It was a good battle behind us. They gave us no respite at all. Until yesterday morning I think there was never more than 35 miles of difference between first and second. On a race of 5400 miles that is permanent engagement. There was a bunch of lead changes, everyone seemed to get a crack at the top of the fleet. It was a good race and we got what we came for….competition! The choice to go west for the depression to the west of Ireland was the only option. For me it was safer for the boats because those who went left earlier were bounced around much more. On the long reach down the Atlantic then you just have to  keep the pace up. After eight days we found ourselves with a strange Doldrums. There it was game on a bit. But we got out well. You have to have strong nerves. It was complex. At the horn of Brazil it was interesting. I wanted to go offshore right away but (Jean Yves) Bernot our weather trainer had warned us about the coast of Brazil but it was still quite risky. But we got a little jump there. Everything went good. We got through the stormy front (at Cabo Frio) well, ahead of the others.

On the Transat Jacques Vabre:
“Today The Transat Jacques Vabre is for me a great classic of French sailing and should be considered as such. We came with intentions of winning the race. It was a hard race. If it lasted two or three more days, I think that the organizations would have suffered. "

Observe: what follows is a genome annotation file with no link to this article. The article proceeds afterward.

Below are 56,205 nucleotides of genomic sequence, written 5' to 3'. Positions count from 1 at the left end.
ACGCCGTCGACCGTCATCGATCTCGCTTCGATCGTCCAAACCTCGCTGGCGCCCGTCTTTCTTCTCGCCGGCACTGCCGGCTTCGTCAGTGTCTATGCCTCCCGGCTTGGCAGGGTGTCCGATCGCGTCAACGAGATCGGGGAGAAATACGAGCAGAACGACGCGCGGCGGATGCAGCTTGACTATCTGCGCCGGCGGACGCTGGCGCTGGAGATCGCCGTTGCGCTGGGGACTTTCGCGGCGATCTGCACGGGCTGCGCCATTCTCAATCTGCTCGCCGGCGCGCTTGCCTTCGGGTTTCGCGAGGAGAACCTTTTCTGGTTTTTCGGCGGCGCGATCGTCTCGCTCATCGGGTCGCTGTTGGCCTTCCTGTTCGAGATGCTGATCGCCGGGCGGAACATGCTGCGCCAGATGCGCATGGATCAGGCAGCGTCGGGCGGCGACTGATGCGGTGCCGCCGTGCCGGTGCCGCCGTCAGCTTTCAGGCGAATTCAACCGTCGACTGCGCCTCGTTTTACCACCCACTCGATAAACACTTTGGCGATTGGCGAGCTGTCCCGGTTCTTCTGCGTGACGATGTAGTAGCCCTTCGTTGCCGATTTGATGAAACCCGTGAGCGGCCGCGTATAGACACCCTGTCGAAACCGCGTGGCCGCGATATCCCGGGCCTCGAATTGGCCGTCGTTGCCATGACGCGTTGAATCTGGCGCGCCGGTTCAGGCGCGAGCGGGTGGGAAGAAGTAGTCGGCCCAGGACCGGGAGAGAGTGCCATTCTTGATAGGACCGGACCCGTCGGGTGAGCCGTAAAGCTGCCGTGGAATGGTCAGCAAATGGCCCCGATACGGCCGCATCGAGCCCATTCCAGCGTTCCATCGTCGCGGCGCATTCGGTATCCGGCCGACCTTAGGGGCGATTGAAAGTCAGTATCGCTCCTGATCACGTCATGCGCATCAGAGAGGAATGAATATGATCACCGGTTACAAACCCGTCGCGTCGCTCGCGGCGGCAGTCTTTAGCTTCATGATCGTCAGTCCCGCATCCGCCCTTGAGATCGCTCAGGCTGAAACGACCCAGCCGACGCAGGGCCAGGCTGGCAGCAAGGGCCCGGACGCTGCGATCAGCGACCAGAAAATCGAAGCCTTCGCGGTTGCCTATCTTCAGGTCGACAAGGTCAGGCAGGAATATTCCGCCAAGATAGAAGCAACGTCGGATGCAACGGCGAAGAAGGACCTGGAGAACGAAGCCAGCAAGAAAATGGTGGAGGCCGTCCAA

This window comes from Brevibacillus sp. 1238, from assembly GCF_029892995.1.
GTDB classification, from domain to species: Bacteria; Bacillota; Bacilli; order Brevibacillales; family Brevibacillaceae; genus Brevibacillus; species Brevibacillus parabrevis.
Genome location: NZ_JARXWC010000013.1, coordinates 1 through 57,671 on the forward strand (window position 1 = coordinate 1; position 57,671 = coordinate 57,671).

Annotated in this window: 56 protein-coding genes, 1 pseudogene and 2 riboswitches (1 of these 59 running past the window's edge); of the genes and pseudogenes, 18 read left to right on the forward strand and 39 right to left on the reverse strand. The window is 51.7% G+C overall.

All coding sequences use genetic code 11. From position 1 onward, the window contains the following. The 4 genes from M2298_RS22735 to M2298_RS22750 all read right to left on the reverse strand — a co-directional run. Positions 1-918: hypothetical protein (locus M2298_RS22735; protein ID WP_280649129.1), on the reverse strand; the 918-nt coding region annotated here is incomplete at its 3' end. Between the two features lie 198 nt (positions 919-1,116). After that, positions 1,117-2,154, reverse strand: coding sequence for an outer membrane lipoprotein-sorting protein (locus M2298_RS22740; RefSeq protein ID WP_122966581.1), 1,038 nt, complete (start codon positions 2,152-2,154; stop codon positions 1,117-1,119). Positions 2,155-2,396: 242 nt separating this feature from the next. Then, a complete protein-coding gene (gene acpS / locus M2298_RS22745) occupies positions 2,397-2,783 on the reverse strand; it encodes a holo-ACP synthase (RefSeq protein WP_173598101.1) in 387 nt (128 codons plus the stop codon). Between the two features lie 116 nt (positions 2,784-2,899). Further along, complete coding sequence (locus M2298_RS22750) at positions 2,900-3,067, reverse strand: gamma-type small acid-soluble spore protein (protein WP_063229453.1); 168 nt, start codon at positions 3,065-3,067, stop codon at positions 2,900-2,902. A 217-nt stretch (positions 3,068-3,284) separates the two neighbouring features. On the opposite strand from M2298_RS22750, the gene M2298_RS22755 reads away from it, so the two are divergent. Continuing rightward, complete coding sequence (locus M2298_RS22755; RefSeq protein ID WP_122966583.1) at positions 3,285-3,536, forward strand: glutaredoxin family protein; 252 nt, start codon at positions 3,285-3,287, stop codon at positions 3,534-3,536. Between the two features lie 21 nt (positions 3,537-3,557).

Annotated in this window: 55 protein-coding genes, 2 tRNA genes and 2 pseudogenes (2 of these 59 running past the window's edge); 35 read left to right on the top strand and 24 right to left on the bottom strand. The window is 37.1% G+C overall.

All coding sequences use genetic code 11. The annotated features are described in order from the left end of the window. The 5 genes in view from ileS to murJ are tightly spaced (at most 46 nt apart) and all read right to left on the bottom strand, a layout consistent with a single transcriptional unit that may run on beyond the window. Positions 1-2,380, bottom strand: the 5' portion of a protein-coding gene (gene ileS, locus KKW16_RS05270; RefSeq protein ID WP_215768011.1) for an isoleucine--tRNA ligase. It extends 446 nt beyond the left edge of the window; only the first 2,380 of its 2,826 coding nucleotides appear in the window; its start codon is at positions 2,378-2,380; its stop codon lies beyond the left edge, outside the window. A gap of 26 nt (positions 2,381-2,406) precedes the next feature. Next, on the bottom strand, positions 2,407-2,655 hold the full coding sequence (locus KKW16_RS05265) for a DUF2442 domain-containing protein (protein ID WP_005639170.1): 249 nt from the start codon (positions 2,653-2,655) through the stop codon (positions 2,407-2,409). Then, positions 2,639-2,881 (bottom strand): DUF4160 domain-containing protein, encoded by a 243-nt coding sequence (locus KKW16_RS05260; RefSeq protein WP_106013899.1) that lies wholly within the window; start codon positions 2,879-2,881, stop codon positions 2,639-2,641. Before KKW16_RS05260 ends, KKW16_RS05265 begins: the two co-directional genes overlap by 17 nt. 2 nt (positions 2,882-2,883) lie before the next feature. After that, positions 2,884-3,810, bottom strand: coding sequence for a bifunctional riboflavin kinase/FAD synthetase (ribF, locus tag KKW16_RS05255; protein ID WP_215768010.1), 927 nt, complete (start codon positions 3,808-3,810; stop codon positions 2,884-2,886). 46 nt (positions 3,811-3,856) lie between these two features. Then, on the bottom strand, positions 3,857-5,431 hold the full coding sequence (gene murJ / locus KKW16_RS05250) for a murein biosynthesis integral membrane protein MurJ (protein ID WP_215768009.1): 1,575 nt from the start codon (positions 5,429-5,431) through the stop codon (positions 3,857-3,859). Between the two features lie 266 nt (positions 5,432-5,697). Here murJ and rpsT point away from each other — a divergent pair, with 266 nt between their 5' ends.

What about the new generation of IMOCA?
"The new generation are very much in the learning phase, it is a time of discovery. We do not play in the same category. We led a boat which has foils. They are in discovery mode. Foils are the future of sailing. We will all have them one day. We cannot halt that progress. Today is a period of history, a hotbed of development. But what happened on this race needs to be analysed.”

Sebastien Col, co-skipper of PRB
"It was fun, it was impressive to see Vincent racing. It's a great chance I had to sail with him. He is  very complete. He is a master of many things like navigation. Physically it went well. Four years ago with François (Gabart), it was really hard, it's hard to get a new boat here safely.”

On his beautiful images of the race:
"The images….well there are rough seas with six metres waves on the first front. Then each part of the race has it specific things. We passed in between the Azores islands and between the islands of the archipelago of Fernando de Noronha. These are memorable things "

Vincent Riou
"We made a very special race. We worked this Transat Jacques Vabre by feel. From the first night race we had a navigation system failure. After that we did everything with one single display, COG and SOG. We never had wind strength or direction. We even thought of putting ribbons in the rigging as we did when we were sailed our 420 dinghies as nippers. We did everything without electronic help. But if you had told me before the start we would do this, I would have said not a chance. It’s not possible. But we had to sharpen up our senses and make it work. Then with some simple benchmarks, it's not too hard to find the right settings. But you always want to be well pressed for the best feelings. But for us the lesson is that you can learn from the feelings and it’s not so bad.” "

Sebastien Col
"Ultimately, this electronic damage is a good lesson. We realize that we are increasingly reliant on gizmos in life in general. As human beings we are capable of doing great things by instinct and feel. There is a nice lesson for a performance. And I learned how complete you need to be to sail an IMOCA. "